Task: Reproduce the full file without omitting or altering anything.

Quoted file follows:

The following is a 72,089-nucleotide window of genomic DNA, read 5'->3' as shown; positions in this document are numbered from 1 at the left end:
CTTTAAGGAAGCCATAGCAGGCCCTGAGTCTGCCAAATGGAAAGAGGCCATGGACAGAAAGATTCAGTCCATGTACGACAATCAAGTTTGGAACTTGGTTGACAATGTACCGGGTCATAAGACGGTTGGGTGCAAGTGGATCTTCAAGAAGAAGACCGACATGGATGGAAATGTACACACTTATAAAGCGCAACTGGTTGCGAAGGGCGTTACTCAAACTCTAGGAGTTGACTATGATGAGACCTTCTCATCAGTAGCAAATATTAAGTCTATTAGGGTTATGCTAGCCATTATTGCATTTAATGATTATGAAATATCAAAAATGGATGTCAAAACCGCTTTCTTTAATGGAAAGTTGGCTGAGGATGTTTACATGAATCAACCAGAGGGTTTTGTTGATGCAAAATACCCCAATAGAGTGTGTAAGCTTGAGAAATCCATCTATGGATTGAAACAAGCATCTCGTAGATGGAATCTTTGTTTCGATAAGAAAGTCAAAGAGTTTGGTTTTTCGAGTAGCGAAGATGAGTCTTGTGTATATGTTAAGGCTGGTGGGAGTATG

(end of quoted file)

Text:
The following is a 72,089-nucleotide window of genomic DNA, read 5'->3' as shown; positions in this document are numbered from 1 at the left end:
CTTTAAGGAAGCCATAGCAGGCCCTGAGTCTGCCAAATGGAAAGAGGCCATGGACAGAAAGATTCAGTCCATGTACGACAATCAAGTTTGGAACTTGGTTGACAATGTACCGGGTCATAAGACGGTTGGGTGCAAGTGGATCTTCAAGAAGAAGACCGACATGGATGGAAATGTACACACTTATAAAGCGCAACTGGTTGCGAAGGGCGTTACTCAAACTCTAGGAGTTGACTATGATGAGACCTTCTCATCAGTAGCAAATATTAAGTCTATTAGGGTTATGCTAGCCATTATTGCATTTAATGATTATGAAATATCAAAAATGGATGTCAAAACCGCTTTCTTTAATGGAAAGTTGGCTGAGGATGTTTACATGAATCAACCAGAGGGTTTTGTTGATGCAAAATACCCCAATAGAGTGTGTAAGCTTGAGAAATCCATCTATGGATTGAAACAAGCATCTCGTAGATGGAATCTTTGTTTCGATAAGAAAGTCAAAGAGTTTGGTTTTTCGAGTAGCGAAGATGAGTCTTGTGTATATGTTAAGGCTGGTGGGAGTATG